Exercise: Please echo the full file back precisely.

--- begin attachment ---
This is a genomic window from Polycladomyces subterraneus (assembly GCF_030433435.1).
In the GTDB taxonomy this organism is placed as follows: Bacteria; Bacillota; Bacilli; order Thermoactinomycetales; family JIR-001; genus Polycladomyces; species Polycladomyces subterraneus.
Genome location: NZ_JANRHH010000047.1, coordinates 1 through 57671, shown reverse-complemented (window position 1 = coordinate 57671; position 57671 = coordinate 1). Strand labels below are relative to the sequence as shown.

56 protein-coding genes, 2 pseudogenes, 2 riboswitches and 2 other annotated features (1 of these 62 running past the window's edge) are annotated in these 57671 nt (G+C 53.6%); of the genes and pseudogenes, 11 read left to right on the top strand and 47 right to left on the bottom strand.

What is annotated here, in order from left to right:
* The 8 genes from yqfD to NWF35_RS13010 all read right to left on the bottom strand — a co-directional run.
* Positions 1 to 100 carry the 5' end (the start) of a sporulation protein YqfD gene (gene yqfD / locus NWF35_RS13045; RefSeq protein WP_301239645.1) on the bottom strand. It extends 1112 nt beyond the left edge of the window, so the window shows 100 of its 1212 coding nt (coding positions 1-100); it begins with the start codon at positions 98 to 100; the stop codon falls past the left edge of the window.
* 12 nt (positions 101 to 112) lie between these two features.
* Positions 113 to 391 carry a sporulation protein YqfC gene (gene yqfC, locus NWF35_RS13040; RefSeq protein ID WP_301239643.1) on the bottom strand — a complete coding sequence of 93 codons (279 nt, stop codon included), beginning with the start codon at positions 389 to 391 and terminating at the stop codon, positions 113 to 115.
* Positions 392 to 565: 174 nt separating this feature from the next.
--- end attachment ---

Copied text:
This is a genomic window from Polycladomyces subterraneus (assembly GCF_030433435.1).
In the GTDB taxonomy this organism is placed as follows: Bacteria; Bacillota; Bacilli; order Thermoactinomycetales; family JIR-001; genus Polycladomyces; species Polycladomyces subterraneus.
Genome location: NZ_JANRHH010000047.1, coordinates 1 through 57671, shown reverse-complemented (window position 1 = coordinate 57671; position 57671 = coordinate 1). Strand labels below are relative to the sequence as shown.

56 protein-coding genes, 2 pseudogenes, 2 riboswitches and 2 other annotated features (1 of these 62 running past the window's edge) are annotated in these 57671 nt (G+C 53.6%); of the genes and pseudogenes, 11 read left to right on the top strand and 47 right to left on the bottom strand.

What is annotated here, in order from left to right:
* The 8 genes from yqfD to NWF35_RS13010 all read right to left on the bottom strand — a co-directional run.
* Positions 1 to 100 carry the 5' end (the start) of a sporulation protein YqfD gene (gene yqfD / locus NWF35_RS13045; RefSeq protein WP_301239645.1) on the bottom strand. It extends 1112 nt beyond the left edge of the window, so the window shows 100 of its 1212 coding nt (coding positions 1-100); it begins with the start codon at positions 98 to 100; the stop codon falls past the left edge of the window.
* 12 nt (positions 101 to 112) lie between these two features.
* Positions 113 to 391 carry a sporulation protein YqfC gene (gene yqfC, locus NWF35_RS13040; RefSeq protein ID WP_301239643.1) on the bottom strand — a complete coding sequence of 93 codons (279 nt, stop codon included), beginning with the start codon at positions 389 to 391 and terminating at the stop codon, positions 113 to 115.
* Positions 392 to 565: 174 nt separating this feature from the next.